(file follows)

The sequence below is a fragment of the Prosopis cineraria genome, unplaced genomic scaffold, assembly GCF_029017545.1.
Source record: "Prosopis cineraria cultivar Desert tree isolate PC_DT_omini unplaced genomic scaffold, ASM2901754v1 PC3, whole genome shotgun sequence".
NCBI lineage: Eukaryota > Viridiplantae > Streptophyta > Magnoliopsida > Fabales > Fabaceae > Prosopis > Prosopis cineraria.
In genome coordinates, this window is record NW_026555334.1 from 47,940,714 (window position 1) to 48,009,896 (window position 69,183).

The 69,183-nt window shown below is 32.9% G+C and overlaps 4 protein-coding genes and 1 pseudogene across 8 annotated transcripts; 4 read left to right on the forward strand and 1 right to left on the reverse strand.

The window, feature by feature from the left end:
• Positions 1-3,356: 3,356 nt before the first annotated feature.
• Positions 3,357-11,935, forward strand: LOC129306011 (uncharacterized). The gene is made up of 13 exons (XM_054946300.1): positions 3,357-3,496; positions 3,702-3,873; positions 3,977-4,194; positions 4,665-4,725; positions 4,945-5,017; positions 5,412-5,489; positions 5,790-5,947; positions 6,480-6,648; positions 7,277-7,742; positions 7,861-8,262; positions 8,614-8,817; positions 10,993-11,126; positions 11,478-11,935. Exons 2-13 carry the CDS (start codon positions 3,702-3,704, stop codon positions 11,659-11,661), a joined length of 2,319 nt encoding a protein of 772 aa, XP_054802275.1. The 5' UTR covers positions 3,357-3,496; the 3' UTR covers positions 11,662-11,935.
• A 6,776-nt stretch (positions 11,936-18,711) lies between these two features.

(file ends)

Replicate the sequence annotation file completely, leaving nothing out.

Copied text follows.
The sequence below is a fragment of the Prosopis cineraria genome, unplaced genomic scaffold, assembly GCF_029017545.1.
Source record: "Prosopis cineraria cultivar Desert tree isolate PC_DT_omini unplaced genomic scaffold, ASM2901754v1 PC3, whole genome shotgun sequence".
NCBI lineage: Eukaryota > Viridiplantae > Streptophyta > Magnoliopsida > Fabales > Fabaceae > Prosopis > Prosopis cineraria.
In genome coordinates, this window is record NW_026555334.1 from 47,940,714 (window position 1) to 48,009,896 (window position 69,183).

The 69,183-nt window shown below is 32.9% G+C and overlaps 4 protein-coding genes and 1 pseudogene across 8 annotated transcripts; 4 read left to right on the forward strand and 1 right to left on the reverse strand.

The window, feature by feature from the left end:
• Positions 1-3,356: 3,356 nt before the first annotated feature.
• Positions 3,357-11,935, forward strand: LOC129306011 (uncharacterized). The gene is made up of 13 exons (XM_054946300.1): positions 3,357-3,496; positions 3,702-3,873; positions 3,977-4,194; positions 4,665-4,725; positions 4,945-5,017; positions 5,412-5,489; positions 5,790-5,947; positions 6,480-6,648; positions 7,277-7,742; positions 7,861-8,262; positions 8,614-8,817; positions 10,993-11,126; positions 11,478-11,935. Exons 2-13 carry the CDS (start codon positions 3,702-3,704, stop codon positions 11,659-11,661), a joined length of 2,319 nt encoding a protein of 772 aa, XP_054802275.1. The 5' UTR covers positions 3,357-3,496; the 3' UTR covers positions 11,662-11,935.
• A 6,776-nt stretch (positions 11,936-18,711) lies between these two features.